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The Semi-Key 1921 Mercury Dimes

Image: PCGS / CoinWeek.

By Joshua McMorrow-Hernandez for PCGS ……
Mercury Dime enthusiasts regard the famous 1916-D as the grail of the series, a key date coin on par with 20th-century rarities like the iconic 1909-S VDB Lincoln Cent and the 1916 Standing Liberty Quarter. And while the 1916-D Mercury Dime often steals the proverbial show, the 10-cent coin series that ran from 1916 through 1945 and was designed by Adolph A. Weinman also boasts several other collectible highlights, including the scarce issues struck in 1921.

Across the board, the coins of 1921 feature relatively low mintages; the exception to that being the Morgan Dollar, which was then in its final year of production and, due to a mandate requiring strong output for that coin, siphoned the mintages of the smaller silver coins. Another reason most 1921 United States coins are categorically scarce has much to do with a post-World War I recession that took hold of the country, greatly reducing the need for new coinage in commerce.

The United States Mint restricted the striking of Mercury Dimes to just the Philadelphia and Denver Mints in 1921, omitting Mercury Dimes from the production lineup at the San Francisco Mint and interrupting the usual “P-D-S” trio that was so common for the various coin series of the 1920s. All told, the Mint produced fewer than 2.5 million dimes combined between Philadelphia and Denver that year, with just 1,230,000 struck at the former and 1,080,000 coming from the latter.

Those mintage figures represent a mere trickle compared to the tens of millions of dimes that flowed out of the mints just prior to and after the recessive streak of the early 1920s. Making matters more difficult for collectors today is the overall availability of these two Mercury Dime issues. PCGS CoinFacts estimates there are roughly 2,500 survivors of the 1921 and only 4,000 or so for the 1921-D. Not many examples of either were saved, as these pieces entered circulation and prompted little notice from collectors at the time.

In some respects, the 1921 and 1921-D Mercury Dimes can be somewhat tougher for collectors than the 1916-D, which saw the lowest circulation-strike mintage in the series by far but was also saved in much larger numbers early on due to it being both a first-year coin and a particularly low-mintage issue. The 1921 Mercury Dimes certainly serve as conditional rarities, with only about 550 extant examples in MS60 or above and just 125 or so estimated in MS65 or better; at least half offer Full Bands (FB) details, indicated by the complete horizontal lines across the banding of the fasces on the reverse of the coin. The 1921-D Mercury Dimes are also scarce in uncirculated grades, with about 800 in MS60 or better and 130 or so in MS65 or higher, more than half of these represented by FB examples.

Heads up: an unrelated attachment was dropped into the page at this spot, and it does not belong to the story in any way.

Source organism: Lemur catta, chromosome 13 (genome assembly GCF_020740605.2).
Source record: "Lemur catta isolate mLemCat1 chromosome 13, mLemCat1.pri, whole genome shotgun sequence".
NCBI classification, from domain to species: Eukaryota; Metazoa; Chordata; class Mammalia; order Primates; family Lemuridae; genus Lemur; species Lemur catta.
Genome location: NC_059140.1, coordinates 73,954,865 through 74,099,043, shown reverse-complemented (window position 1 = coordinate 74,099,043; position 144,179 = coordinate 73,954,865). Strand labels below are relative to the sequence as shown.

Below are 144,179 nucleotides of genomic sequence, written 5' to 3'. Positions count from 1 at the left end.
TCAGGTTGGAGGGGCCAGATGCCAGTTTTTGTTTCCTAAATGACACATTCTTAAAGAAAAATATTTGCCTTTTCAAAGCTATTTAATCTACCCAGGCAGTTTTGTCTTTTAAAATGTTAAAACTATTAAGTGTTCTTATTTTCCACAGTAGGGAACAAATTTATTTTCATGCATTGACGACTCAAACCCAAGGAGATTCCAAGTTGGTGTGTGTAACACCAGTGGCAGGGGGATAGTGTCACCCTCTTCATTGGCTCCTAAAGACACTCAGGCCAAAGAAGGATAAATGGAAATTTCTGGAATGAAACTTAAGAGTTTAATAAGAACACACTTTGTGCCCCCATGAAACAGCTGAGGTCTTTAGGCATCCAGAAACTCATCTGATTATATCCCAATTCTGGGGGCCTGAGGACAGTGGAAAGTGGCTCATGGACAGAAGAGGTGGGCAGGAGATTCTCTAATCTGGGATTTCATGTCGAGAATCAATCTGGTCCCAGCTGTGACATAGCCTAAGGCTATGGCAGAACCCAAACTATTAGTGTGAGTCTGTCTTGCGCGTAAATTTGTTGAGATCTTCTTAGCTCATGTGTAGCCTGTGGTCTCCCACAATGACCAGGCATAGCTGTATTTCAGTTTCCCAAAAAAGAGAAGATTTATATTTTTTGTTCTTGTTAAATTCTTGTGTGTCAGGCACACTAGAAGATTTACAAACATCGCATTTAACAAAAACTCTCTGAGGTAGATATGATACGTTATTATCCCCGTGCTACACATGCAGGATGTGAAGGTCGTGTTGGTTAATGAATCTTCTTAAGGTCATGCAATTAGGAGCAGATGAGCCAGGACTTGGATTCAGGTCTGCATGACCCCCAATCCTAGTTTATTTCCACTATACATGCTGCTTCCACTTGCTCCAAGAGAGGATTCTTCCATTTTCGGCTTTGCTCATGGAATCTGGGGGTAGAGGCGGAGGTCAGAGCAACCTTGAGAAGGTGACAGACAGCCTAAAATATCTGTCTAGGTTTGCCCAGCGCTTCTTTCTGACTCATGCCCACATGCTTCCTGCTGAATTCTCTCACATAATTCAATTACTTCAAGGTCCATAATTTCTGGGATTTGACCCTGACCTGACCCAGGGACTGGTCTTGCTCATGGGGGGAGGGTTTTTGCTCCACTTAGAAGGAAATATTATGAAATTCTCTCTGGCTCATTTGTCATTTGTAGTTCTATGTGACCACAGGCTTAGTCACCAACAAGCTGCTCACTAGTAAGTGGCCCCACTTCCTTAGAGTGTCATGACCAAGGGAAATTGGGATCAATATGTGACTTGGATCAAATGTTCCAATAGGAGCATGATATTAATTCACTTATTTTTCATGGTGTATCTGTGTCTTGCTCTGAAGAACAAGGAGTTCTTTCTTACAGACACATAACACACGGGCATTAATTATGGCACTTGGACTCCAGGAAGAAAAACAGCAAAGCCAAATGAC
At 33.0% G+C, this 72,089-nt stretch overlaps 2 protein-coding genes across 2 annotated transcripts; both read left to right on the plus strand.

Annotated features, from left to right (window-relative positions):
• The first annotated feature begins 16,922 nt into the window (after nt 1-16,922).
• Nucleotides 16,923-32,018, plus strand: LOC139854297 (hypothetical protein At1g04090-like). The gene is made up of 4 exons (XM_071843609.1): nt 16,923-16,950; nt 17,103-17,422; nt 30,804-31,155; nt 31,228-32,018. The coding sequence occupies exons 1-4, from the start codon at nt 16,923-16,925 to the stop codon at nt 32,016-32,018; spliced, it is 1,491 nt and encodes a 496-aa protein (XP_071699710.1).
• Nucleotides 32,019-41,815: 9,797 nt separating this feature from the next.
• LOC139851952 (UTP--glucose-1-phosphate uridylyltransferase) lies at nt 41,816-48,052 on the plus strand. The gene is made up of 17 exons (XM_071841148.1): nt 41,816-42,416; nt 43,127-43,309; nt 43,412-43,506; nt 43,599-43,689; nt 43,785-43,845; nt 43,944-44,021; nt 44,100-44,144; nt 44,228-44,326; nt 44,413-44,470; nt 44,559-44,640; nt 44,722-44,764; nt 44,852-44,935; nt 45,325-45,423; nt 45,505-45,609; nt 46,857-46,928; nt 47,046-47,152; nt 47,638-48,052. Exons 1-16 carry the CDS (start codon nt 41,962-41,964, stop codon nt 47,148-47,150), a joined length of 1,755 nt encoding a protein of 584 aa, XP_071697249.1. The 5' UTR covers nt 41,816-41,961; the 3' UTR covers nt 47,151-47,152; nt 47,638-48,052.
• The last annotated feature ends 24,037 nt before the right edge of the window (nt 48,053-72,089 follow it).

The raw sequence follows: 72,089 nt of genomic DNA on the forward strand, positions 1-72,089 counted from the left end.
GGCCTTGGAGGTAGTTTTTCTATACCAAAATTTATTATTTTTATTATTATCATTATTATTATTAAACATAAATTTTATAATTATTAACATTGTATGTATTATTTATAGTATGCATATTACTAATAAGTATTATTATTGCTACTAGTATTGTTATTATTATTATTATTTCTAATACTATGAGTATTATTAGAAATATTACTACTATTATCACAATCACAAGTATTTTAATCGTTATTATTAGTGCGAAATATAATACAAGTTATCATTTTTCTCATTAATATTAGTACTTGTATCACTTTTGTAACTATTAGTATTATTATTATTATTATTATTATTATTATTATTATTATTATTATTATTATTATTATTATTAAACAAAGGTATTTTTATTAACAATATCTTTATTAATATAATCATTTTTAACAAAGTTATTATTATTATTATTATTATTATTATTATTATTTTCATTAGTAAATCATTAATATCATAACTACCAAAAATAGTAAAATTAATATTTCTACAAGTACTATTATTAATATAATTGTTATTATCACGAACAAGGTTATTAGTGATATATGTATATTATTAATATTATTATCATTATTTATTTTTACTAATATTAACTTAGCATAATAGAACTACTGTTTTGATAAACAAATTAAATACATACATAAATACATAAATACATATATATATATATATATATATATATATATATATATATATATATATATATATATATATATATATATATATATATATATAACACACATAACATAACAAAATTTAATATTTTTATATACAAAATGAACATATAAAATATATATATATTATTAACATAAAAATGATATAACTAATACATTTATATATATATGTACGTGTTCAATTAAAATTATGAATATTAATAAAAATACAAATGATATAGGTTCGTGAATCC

Overall, 1921 Mercury Dimes are much more affordable in circulated grades than their 1916-D key-date counterpart. While even well-circulated specimens of the 1916-D easily command around $1,000 and up, a collector can obtain the 1921 for around $50 in G4 and $450 in XF40. The 1921-D will set you back slightly more in those same grades, with prices of $75 and $550, respectively. Predictably, the Uncirculated specimens cost way more, with a 1921 PCGS MS63 priced at $1,850 and the 1921-D at that same grade level taking $2,200.

The coveted Full Bands specimens lure many a PCGS Set Registry builder, and these pieces trade for a good bit more, too. A 1921 PCGS MS63FB retails for around $2,800 while a similar 1921-D can fetch $3,250, and PCGS-graded MS65FB Gems top those prices at $4,750 and $5,500. Above MS65FB, population numbers for these two coins go from thin to thinner. For the 1921, there are just about 50 PCGS pieces graded MS66FB and only four in the highest grade of PCGS MS67FB. The 1921-D offers only two dozen in PCGS MS66FB and but two in the top grade of PCGS MS67FB.

It should be noted that the absolute top grade for the 1921-D is PCGS MS67+, while the best grade for a 1921 from the Philadelphia Mint without the FB designation is MS65.

Not surprisingly, Mercury Dime collectors will often rather go for an FB example over one numerically equivalent (or higher) in grade but lacking those critical reverse details. This preference for Full Bands specimens is reflected in the record prices achieved for 1921 Mercury Dimes. A 1921 PCGS MS67FB holds that issue’s record price of $32,200, the amount realized at a 2010 Heritage Auctions event. Meanwhile, a 1921-D graded PCGS MS66+FB commanded a stunning $50,400 in a 2019 Heritage Auctions offering.

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  1. Those Coin Fact estimates are far too low. Compare it to estimates for much earlier US coinage and it makes no sense when these coins (such as later date draped bust halves) aren’t even close to scarce either. It also doesn’t make any sense that both coins would experience an attrition rate exceeding 99% within 20 years of the introduction of folder and albums which resulted in modern “mass market” collecting in the US.

    Though most are presumably in low grades (VG or lower), I’d estimate the actual number is probably at least 10 times what PCGS claims.


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